Alliance of Independent Authors badge

Alliance of Independent Authors badge

Monday, 22 October 2012

Regency Mourning Dress conventions at Court

Do you know what constituted mourning wear in the Regency period, or how long it had to be worn for? Here are some details on what Regency courtiers were expected to wear whilst mourning the death of the Duke of Sleswick Holstein Augustenbourg, from Bell's Weekly Messenger December 1814
For the first two weeks, ladies to wear black silk, fringed or plain linen, white gloves, necklaces and earrings, black or white shoes, fans and tippets. Undress, white or grey lustrings, tabbies or damask.
Gentlemen to wear black, full-trimmed, fringed or plain linen, black swords and buckles. Undress- grey frocks.
For the ensuing two weeks, ladies to wear black silk or velvet, coloured ribbons, fans and tippets, or plain white, or white and gold, or white and silver stuffs, with black ribbons.
The gentlemen to wear black coats, and black or plain white, or white and gold, or white and silver stuff waistcoats, full trimmed, coloured swords and buckles.
At the end of the month, the Court was permitted to go out of mourning.
Bell's Weekly Messenger December 1814

Friday, 19 October 2012

Regency etiquette

"One of the chief beauties in a female character is that modest reserve, that retiring delicacy, which avoids the public eye and is disconcerted even at the gaze of admiration. When a girl ceases to blush, she has lost the most powerful charm of beauty. That extreme sensibility which it indicates may be considered as a weakness and encumbrance to the other sex but in females is peculiarly engaging. Nature has made them to blush when they are guilty of no fault and has forced men to love them because they do so."
The Female Instructor 1811 

Sunday, 14 October 2012

Georgette Heyer quiz answers

Here are the answers to my little quiz about Georgette Heyer's historical books-
1. The Black Moth
2. 15
3. Lord John
4. Sylvester
5. Captain John Staple in "The Toll Gate"
6. Deborah Grantham
7. The Earl of Worth
8. Charity Girl
9. Frederica Merriville's
10. Gervase Frant in "The Quiet Gentleman"

Don't miss my next quiz, out soon, on Regency celebrities!

Saturday, 13 October 2012

The incredible number of stitches in a Regency gentleman's shirt

From Hone's Everyday Book 1826
The following list came from a lady who counted the number of stitches in a shirt she made for her grandfather in the Regency period.
Stitching the collar, 4 rows...3,000 stitches
Sewing the ends...500
Button-holes and sewing on buttons...150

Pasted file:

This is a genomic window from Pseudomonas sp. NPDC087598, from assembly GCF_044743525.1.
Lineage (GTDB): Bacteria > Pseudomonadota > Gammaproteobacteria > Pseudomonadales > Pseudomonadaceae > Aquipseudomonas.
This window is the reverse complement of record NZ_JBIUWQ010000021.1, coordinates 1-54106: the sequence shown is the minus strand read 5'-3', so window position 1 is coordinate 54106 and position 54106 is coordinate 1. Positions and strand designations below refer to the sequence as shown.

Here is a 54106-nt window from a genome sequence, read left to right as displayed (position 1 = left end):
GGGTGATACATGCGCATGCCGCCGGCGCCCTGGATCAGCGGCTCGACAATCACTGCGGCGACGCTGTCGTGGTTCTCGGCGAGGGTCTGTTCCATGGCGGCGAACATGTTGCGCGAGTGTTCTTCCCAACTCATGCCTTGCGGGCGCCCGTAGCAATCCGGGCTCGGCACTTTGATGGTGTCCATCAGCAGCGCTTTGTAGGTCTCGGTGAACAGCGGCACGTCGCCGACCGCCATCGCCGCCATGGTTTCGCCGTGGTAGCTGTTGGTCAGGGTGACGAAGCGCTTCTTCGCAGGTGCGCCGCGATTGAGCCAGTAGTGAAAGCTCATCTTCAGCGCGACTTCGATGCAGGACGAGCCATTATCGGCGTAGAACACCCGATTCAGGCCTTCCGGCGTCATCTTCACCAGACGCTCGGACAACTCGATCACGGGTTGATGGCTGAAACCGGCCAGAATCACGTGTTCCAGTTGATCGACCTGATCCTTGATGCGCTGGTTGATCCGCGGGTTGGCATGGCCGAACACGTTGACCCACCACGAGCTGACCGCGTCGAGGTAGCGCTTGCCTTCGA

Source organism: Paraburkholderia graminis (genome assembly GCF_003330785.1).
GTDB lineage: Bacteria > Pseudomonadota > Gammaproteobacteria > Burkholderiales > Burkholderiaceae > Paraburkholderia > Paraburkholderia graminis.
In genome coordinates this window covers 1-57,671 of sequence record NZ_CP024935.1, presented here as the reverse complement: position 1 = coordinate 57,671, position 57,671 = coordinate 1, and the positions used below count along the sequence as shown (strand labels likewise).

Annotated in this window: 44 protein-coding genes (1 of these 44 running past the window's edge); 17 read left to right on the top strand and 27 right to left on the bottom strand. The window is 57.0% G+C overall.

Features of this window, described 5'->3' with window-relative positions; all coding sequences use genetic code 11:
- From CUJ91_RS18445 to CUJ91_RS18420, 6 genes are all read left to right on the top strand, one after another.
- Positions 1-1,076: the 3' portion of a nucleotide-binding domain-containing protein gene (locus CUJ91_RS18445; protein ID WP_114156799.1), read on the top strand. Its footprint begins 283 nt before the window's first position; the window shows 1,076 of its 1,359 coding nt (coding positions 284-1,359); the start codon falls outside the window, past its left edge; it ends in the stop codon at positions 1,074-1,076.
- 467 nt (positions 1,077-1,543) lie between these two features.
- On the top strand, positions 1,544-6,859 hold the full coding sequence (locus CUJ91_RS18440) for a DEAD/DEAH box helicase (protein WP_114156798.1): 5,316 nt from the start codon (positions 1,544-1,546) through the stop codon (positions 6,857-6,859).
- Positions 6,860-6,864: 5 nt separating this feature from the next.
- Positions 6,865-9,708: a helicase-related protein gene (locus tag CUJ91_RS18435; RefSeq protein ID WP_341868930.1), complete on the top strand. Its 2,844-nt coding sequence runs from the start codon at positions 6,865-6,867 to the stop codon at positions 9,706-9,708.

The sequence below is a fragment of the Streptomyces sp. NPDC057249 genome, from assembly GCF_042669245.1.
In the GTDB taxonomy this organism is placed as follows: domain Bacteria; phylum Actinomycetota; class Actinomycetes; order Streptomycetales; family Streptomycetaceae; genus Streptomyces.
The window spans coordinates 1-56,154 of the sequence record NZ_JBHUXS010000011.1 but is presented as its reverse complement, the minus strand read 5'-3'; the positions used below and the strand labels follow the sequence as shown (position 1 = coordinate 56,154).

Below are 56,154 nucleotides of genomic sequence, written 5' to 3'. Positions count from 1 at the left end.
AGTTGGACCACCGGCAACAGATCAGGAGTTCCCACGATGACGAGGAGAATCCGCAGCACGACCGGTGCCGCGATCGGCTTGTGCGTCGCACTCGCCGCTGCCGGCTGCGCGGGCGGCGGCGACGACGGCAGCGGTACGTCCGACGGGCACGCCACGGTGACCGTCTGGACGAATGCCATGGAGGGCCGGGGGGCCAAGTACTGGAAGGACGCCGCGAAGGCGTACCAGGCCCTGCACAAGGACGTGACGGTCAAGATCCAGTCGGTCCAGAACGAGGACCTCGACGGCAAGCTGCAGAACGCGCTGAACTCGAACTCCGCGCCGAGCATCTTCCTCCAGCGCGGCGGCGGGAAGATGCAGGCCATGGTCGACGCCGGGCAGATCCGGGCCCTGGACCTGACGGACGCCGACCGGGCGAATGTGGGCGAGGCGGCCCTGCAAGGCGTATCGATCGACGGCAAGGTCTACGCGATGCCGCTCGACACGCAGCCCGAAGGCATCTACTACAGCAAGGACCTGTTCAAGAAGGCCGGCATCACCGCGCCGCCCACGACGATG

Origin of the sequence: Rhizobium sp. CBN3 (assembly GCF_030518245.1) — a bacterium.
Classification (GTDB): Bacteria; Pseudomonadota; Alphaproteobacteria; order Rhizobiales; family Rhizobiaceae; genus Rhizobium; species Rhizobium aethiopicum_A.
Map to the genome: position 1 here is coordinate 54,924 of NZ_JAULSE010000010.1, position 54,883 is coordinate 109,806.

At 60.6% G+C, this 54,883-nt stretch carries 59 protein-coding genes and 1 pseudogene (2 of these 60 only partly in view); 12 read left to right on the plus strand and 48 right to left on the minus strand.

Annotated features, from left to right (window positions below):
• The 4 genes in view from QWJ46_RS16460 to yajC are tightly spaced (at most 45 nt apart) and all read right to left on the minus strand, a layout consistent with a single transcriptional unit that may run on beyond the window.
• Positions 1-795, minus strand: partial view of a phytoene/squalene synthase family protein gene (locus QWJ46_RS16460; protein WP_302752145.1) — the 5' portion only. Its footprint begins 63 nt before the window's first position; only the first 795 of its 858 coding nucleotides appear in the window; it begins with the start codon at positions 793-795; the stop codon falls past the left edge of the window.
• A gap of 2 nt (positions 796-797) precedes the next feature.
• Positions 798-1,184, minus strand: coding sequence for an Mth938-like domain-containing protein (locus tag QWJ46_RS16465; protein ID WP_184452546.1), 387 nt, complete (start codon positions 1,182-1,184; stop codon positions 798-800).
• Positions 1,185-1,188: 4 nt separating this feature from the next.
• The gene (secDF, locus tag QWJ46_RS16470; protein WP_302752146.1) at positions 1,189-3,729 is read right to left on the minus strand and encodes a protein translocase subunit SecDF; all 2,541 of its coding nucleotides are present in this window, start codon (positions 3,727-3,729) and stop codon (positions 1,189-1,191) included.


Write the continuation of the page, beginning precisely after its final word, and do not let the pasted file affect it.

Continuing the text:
Sewing on the collar and gathering the neck...1,264
Stitching the wristbands...1,228
Sewing the ends...63
Button-holes...148
Hemming the slits...264
Gathering the sleeves...840
Setting on to wristbands...1,468
Stitching shoulder straps, 3 rows each...1,880
Hemming the neck...390
Sewing the sleeves...2,554
Setting in sleeves and gussets...3,050
Taping the sleeves...1,526
Sewing the seams...843
Setting side gussets...424
Hemming the bottom...1,104
This list elicited the following response from the author of the book-
"The immense work in a shirt is concealed, and yet happily every "better half" prides herself on thinking she could never do too much towards making good shirts for her "good man". Is it not in his power to relieve her from some of this labour? Can he not form himself and friends into a "society of hearts and manufactures", and get shirts made, as well as washed, by machinery and steam?"

Wednesday, 10 October 2012

Vote for my Regency Romance!

Can I just remind people that I have a book in the So you think you can write competition, a Recency romance with a dashing hero and some nasssssty villains muddying our heroine's life... Please consider voting at http://www.soyouthinkyoucanwrite.com/manuscript/torn-by-temptation. Thank you so much- we struggling writers really appreciate the support. After Thursday we'll stop bugging you, honest!

Quiz- How well do you know your Georgette Heyer?

Just a short fun quiz for those of you who enjoy a rollicking Regency tale- answers in my next blog.

1.What was the title of Georgette Heyer's first novel?

2. How old was she when she first wrote it?

3. Which book is alternatively titled "The Wicked Uncle"?

4. Which Georgette Heyer hero has to respond regularly to the cry of "Gate!"?

5. In which novel does Viscount Desford befriend runaway Cherry Steane?



6. At whom does Max Ravenscar set his cap in "Faro's Daughter"?

7. Whose return after the Battle of Waterloo is not welcomed by his relations?

8. What was the title of Georgette Heyer's last novel?